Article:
Effects of occupational status on social adjustment after laryngectomy in patients with laryngeal and hypopharyngeal cancer

Kumiko Kotake, Ichiro Kai, Kazuyo Iwanaga, Yoshimi Suzukamo, Aya Takahashi

Research output: Contribution to journalArticlepeer-review

5 Citations (Scopus)


Purpose: This study was performed to examine the relationship of social adjustment with occupation and life changes in patients with laryngeal and hypopharyngeal cancer, from before laryngectomy to 1 year after hospital discharge. Methods: The subjects were 27 patients with laryngeal and hypopharyngeal cancer who were admitted to hospital for laryngectomy and provided informed consent for participation in the study. The patients answered questionnaire surveys before surgery, and 3, 6, and 12 months after hospital discharge. Regarding social adjustment, social functioning (SF) and mental health (MH) in SF-36V2 were used as dependent variables, and time, occupation status, age, family structure, and sex as independent variables. Repeated measures analysis of variance was used to examine the main effect, and second- and third-order interactions were also examined. Results: The age of the subjects was 62.9 ± 6.4 years and about 30% had an occupation. Loss of voice was the reason for 30% leaving work. In an examination of the main effects of the four variables, only age was significant regarding SF, and SF was favorable in subjects aged ≥ 64 years old. Regarding MH, age and family structure were significant, and MH was higher in older subjects who lived alone. The interaction between time and the other 3 variables was not significant. Only time/age/occupation was significant for MH. Regarding SF, a weak interaction was suggested, but it was not significant. Conclusion: Older subjects showed better social adjustment, and those who lived alone had better MH. These findings may have been due to a reduced environmental influence. MH of subjects with an occupation decreased more at 3 months or later after hospital discharge, compared to those without an occupation. Especially for younger patients, development of new approaches is required to allow families and colleagues of patients to understand the difficulties of patients with laryngeal and hypopharyngeal cancer.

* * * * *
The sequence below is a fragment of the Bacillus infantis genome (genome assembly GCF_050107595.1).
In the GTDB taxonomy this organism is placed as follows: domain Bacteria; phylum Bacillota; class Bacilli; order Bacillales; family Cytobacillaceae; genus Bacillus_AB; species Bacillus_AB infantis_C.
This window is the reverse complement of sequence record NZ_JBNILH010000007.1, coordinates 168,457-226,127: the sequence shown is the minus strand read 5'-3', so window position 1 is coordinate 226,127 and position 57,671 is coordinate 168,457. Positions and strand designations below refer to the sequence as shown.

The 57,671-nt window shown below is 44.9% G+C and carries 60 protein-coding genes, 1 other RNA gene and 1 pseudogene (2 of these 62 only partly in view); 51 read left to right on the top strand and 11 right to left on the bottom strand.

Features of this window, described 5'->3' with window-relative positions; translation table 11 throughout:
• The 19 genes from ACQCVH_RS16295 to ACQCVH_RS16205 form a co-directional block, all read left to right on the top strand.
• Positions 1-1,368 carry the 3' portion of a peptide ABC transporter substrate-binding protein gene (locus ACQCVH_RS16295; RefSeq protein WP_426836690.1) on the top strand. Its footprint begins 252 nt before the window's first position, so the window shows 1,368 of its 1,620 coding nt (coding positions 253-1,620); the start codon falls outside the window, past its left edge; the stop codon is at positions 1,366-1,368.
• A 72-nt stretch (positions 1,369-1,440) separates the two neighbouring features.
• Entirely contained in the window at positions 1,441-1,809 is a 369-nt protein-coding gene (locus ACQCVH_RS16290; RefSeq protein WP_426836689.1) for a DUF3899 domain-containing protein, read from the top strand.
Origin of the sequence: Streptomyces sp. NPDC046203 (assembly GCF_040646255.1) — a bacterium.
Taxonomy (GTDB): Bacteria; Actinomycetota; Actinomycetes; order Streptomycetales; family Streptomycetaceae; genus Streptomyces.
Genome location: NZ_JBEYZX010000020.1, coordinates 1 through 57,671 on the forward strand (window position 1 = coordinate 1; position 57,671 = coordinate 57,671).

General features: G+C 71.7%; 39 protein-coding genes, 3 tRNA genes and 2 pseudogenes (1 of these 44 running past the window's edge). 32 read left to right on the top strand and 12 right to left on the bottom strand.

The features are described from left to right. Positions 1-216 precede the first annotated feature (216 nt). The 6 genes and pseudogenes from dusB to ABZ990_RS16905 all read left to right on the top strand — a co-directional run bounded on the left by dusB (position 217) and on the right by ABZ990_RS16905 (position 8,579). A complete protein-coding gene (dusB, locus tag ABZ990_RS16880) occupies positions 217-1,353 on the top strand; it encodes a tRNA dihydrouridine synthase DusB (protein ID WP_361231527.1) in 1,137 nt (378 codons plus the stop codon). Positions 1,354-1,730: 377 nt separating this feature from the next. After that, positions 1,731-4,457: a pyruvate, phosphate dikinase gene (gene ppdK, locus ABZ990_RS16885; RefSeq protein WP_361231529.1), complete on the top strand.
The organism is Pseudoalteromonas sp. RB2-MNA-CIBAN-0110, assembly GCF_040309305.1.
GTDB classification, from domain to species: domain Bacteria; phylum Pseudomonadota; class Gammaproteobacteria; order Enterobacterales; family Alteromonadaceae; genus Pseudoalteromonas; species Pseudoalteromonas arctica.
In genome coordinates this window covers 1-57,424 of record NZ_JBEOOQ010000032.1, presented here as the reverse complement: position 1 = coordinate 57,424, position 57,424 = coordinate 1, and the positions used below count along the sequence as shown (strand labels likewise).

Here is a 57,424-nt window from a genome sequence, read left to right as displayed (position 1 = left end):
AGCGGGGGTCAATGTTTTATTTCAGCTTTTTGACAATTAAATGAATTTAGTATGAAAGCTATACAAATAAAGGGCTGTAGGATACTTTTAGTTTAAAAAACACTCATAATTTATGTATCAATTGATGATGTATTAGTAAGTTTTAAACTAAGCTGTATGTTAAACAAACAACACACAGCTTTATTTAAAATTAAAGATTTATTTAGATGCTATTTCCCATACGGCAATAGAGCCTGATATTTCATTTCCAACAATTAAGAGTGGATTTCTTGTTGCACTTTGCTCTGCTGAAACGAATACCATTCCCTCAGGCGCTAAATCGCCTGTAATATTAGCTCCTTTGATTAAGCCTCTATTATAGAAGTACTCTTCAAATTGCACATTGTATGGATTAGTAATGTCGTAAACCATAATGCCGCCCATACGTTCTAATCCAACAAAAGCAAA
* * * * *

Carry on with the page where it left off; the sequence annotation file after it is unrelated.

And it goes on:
Original languageEnglish
JournalEuropean Archives of Oto-Rhino-Laryngology
Publication statusAccepted/In press - 2019


  • Laryngeal and hypopharyngeal cancer
  • Laryngectomized patients
  • Occupation
  • Quality of life
  • Social adjustment


Dive into the research topics of 'Effects of occupational status on social adjustment after laryngectomy in patients with laryngeal and hypopharyngeal cancer'. Together they form a unique fingerprint.

Cite this